• Sorry to necro-post my own thread(sort-of, is 16 days considered necro-posting?) but I have not been able to come up with a solution on my own. Can anyone post any code or pseudo-code to get me started at least with separating the different polygons? If posting code would help I will but the code is essentially a port of http://ncase.me/sight-and-light/ so I'm not sure how helpful that would be. I can find where the visibility polygon intersects corners of shapes and also where it intersects the boundaries of the level, but as of yet have not been able to use this to separate the visibility polygon into separate polygons around the edges of the level. Thanks in advance for any help!

  • IgnatzIgnatz Mod
    edited October 2015 Posts: 5,396

    @TheSolderKing - so you have a starburst of vertices, and you want to shade everything outside them. Triangulating these vertices will of course fill the inside.

    I was thinking of a solution along the lines of youjimbo2000's suggestion, like this.

    1. Assume you have a circular but jagged set of points in clockwise or anti clockwise order, centered on the player position.

    2. Mentally draw a vertical line through the player position, which will cut through the set of points twice, above and below the player. Call these points v1 and v2.

    3. Calculate the intersection points by interpolation

    4. Split the vertices into two meshes, m1 for the points on the left of the player, and m2 for the points on the right, and include v1 and v2 as new points on the end of each mesh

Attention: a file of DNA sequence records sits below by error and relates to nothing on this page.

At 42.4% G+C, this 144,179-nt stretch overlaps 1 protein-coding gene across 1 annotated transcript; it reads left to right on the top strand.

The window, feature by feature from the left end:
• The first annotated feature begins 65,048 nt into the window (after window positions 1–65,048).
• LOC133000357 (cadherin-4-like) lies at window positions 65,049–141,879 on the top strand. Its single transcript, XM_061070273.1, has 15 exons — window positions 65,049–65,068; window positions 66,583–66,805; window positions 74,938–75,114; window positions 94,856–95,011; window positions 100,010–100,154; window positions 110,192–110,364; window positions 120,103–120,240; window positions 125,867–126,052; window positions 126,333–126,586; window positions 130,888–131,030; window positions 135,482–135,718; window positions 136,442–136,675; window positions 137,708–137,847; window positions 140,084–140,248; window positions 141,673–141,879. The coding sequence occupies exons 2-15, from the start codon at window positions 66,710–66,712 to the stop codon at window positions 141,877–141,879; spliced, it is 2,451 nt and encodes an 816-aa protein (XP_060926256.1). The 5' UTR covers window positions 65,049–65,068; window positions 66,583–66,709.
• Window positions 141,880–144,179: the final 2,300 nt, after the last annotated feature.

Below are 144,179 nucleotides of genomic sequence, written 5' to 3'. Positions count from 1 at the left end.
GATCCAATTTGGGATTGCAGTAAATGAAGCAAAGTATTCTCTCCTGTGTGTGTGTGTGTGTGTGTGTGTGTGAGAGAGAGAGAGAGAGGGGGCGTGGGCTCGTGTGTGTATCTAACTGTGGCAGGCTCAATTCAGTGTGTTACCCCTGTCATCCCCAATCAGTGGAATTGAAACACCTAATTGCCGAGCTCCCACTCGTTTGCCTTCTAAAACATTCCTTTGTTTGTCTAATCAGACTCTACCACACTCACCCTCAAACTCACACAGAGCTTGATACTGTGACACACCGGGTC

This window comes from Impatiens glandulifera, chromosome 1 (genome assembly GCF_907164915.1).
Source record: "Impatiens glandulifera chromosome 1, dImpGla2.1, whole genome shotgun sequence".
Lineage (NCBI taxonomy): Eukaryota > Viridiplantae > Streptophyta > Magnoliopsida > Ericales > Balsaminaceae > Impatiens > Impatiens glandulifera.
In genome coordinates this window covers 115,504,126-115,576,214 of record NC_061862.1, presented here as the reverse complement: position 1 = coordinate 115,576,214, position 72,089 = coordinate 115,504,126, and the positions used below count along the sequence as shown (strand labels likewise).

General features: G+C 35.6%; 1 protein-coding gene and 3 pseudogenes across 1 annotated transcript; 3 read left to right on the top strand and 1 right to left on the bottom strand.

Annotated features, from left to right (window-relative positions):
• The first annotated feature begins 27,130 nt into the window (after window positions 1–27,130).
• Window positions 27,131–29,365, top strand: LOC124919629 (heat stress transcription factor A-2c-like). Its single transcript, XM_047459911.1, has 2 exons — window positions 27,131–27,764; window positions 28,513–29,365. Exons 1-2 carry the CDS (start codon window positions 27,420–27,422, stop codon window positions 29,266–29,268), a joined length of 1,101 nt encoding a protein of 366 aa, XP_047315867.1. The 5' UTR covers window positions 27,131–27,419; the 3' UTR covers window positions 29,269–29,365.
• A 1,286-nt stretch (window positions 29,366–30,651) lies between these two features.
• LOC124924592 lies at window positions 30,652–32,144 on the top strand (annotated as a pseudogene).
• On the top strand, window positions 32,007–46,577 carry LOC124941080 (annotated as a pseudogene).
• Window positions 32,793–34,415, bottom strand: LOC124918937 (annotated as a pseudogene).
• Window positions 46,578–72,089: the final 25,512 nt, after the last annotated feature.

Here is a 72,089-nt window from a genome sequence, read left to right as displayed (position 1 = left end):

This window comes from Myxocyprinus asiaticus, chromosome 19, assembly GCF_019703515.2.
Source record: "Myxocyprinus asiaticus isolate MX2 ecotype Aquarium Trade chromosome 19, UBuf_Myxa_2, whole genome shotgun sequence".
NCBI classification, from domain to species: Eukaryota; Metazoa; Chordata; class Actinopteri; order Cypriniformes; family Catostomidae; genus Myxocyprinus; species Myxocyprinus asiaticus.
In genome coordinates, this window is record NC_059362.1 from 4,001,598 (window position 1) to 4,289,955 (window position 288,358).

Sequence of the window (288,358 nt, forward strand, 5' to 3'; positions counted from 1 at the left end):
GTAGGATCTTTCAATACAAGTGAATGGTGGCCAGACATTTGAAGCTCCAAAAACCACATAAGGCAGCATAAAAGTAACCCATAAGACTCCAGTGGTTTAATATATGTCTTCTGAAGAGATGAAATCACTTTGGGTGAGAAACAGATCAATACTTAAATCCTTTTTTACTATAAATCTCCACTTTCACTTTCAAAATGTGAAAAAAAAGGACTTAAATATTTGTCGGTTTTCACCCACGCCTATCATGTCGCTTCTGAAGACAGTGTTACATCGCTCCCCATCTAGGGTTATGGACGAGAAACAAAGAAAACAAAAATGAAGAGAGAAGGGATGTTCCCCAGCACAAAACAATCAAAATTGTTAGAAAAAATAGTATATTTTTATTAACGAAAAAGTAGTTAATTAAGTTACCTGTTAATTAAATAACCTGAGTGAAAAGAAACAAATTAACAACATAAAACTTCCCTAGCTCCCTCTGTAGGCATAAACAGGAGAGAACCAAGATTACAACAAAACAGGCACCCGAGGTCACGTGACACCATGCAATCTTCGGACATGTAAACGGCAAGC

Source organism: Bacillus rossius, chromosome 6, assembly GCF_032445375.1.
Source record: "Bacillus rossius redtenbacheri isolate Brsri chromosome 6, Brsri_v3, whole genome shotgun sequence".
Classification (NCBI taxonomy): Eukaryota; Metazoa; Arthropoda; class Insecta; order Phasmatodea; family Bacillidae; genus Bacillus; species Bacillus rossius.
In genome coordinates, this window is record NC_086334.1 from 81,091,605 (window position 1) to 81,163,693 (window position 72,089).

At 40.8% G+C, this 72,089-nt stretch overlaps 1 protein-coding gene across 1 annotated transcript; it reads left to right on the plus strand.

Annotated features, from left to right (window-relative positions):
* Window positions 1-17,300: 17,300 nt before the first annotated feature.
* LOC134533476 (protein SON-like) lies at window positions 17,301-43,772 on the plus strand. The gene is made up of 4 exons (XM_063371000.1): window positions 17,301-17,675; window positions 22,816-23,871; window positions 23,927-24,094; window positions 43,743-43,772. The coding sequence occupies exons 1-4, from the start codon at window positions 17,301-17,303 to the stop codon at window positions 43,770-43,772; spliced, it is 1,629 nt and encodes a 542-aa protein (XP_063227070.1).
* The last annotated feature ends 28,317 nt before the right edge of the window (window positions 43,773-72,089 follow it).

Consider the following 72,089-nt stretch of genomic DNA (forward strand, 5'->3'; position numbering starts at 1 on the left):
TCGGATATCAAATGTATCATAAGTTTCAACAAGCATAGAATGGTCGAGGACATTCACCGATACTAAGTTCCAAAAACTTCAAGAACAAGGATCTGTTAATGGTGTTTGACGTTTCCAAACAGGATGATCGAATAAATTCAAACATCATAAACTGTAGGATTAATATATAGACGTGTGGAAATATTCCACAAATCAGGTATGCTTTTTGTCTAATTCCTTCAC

5. Add points to both meshes to take in the rest of the screen, as shown below

    6. Triangulate

    The picture below illustrates the steps for the left hand side of the screen.

    http://i1303.photobucket.com/albums/ag142/ignatz_mouse/test_zpskgjkxif0.png

    Does it work? The very simple sample code underneath suggests it does (the code doesn't do the calculations for you, it just does step 6).

    function setup()
        m=mesh()
        --after step 5
        local v={vec2(0,0),vec2(400,0),vec2(400,100),vec2(340,70),
                     vec2(380,120),vec2(180,160),vec2(300,240),
                     vec2(50,320),vec2(350,400),vec2(40,440),vec2(390,480),
                     vec2(400,HEIGHT),vec2(0,HEIGHT)}
        m.vertices=triangulate(v)
        m:setColors(255,255,0)
    end
    
    function draw()
        background(0)
        m:draw()
    end
    
  • Thanks @Ignatz, that's a better response than I could have hoped for! I will try that out to see if I can get that working!